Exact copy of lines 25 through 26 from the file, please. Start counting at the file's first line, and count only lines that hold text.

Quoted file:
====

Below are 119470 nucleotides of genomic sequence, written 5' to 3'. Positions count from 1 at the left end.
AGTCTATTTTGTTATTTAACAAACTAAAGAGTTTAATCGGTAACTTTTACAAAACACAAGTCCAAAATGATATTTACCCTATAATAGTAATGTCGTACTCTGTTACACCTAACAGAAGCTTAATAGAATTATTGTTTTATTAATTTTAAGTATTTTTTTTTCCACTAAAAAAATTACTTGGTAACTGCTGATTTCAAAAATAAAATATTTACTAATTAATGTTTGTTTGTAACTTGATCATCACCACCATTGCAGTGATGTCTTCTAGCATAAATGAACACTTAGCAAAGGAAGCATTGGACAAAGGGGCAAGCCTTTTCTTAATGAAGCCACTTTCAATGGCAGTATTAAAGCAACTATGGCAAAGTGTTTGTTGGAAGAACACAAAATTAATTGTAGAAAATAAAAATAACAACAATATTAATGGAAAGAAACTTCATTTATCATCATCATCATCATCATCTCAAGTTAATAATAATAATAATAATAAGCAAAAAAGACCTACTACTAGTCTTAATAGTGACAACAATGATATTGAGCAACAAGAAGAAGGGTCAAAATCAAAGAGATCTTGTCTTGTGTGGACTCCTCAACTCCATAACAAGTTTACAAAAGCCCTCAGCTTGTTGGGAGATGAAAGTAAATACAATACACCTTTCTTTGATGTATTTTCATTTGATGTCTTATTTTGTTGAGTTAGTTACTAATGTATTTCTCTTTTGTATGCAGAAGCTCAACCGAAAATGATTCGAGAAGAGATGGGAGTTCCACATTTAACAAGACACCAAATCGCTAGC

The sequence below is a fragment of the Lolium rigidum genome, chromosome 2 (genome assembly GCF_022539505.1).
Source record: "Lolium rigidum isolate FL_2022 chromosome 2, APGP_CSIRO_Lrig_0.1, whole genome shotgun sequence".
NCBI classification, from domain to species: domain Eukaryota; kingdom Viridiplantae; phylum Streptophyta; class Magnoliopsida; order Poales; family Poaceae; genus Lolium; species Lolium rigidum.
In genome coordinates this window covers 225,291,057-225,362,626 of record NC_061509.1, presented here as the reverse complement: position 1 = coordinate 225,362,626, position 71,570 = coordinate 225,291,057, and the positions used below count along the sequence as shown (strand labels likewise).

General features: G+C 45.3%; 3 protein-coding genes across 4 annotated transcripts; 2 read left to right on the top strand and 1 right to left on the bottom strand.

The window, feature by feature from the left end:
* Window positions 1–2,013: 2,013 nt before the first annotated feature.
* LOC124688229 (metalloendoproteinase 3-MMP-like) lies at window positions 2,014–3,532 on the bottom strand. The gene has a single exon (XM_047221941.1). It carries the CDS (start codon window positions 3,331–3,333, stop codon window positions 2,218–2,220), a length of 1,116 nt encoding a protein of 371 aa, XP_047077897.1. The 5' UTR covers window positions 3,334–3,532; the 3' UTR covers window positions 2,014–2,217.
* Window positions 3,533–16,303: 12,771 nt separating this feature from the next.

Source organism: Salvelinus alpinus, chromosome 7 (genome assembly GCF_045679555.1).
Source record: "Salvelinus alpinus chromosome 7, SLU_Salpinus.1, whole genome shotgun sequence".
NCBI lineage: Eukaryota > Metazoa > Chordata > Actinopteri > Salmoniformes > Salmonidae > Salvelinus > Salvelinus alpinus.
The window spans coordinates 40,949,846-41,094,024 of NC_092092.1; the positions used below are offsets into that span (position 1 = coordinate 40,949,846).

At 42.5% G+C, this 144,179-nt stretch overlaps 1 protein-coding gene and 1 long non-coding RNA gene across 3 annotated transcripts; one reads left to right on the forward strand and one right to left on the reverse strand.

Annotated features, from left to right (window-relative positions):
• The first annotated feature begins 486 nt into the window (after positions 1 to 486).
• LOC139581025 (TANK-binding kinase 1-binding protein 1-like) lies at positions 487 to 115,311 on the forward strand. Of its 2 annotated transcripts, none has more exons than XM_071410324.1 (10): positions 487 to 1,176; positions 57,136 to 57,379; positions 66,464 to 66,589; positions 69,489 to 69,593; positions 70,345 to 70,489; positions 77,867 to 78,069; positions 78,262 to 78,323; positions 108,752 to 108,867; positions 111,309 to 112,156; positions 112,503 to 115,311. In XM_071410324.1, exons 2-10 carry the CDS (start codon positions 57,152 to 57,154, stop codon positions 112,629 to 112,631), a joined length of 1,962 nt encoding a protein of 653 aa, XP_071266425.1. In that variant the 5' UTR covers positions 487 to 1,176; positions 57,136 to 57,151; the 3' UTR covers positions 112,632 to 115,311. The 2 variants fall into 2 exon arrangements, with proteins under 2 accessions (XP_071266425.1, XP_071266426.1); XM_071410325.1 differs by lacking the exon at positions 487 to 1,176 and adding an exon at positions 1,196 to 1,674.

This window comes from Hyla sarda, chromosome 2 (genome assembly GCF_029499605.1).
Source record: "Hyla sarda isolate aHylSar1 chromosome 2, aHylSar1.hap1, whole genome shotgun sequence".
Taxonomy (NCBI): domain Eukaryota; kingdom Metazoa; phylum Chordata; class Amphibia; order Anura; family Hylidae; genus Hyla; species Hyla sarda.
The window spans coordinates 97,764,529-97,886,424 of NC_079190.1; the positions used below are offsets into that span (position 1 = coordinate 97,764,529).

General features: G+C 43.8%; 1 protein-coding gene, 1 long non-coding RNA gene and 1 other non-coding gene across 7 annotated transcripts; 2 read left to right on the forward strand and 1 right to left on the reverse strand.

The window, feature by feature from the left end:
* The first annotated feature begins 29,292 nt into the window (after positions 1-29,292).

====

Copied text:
The window, feature by feature from the left end:
* The first annotated feature begins 29,292 nt into the window (after positions 1-29,292).